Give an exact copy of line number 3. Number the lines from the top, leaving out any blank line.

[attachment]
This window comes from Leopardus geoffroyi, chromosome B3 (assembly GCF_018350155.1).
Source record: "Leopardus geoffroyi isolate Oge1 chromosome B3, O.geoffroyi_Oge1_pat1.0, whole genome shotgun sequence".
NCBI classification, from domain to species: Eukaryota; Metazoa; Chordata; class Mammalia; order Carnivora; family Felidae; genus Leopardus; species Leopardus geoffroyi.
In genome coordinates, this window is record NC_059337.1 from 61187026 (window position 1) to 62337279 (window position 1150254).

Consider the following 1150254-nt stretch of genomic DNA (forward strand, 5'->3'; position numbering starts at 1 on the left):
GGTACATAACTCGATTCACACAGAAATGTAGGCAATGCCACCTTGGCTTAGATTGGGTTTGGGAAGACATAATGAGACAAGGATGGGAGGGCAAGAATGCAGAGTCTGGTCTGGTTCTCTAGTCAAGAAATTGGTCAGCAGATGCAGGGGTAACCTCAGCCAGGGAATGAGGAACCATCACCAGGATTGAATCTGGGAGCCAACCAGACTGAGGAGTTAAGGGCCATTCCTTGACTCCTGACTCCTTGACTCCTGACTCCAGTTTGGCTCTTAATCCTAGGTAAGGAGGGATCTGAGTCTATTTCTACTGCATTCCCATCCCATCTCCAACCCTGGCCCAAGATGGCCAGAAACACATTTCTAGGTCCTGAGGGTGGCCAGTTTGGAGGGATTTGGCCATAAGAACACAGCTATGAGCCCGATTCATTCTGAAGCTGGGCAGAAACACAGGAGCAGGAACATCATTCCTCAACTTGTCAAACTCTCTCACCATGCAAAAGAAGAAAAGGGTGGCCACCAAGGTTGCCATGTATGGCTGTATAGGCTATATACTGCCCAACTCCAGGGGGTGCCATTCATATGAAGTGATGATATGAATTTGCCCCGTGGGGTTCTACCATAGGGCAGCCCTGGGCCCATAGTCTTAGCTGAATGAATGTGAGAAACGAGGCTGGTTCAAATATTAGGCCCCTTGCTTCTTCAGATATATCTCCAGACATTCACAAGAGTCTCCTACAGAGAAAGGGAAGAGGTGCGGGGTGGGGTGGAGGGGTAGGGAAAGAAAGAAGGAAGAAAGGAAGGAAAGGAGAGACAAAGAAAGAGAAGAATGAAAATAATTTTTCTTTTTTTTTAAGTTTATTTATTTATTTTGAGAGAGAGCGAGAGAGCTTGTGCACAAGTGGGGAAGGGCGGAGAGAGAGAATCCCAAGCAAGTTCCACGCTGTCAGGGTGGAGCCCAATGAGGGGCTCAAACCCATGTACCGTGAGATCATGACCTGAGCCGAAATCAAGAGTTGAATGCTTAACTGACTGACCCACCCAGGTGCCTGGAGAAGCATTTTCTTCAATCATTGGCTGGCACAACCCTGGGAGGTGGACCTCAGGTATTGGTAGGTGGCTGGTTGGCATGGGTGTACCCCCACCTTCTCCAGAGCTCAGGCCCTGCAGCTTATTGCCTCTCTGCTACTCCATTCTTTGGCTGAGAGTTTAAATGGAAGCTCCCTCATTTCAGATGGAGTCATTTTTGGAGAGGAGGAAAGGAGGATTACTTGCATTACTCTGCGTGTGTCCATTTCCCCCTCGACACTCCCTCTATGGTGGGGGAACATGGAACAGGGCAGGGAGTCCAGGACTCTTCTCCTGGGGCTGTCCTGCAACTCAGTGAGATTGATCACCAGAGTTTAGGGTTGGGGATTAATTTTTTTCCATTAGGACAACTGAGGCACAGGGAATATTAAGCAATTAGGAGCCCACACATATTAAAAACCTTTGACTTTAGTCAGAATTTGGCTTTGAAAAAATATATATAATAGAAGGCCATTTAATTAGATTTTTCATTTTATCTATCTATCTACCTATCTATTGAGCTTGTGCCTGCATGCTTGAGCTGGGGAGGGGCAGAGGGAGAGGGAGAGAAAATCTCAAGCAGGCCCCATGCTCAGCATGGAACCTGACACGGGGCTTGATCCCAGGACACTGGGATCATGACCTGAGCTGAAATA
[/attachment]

NCBI classification, from domain to species: Eukaryota; Metazoa; Chordata; class Mammalia; order Carnivora; family Felidae; genus Leopardus; species Leopardus geoffroyi.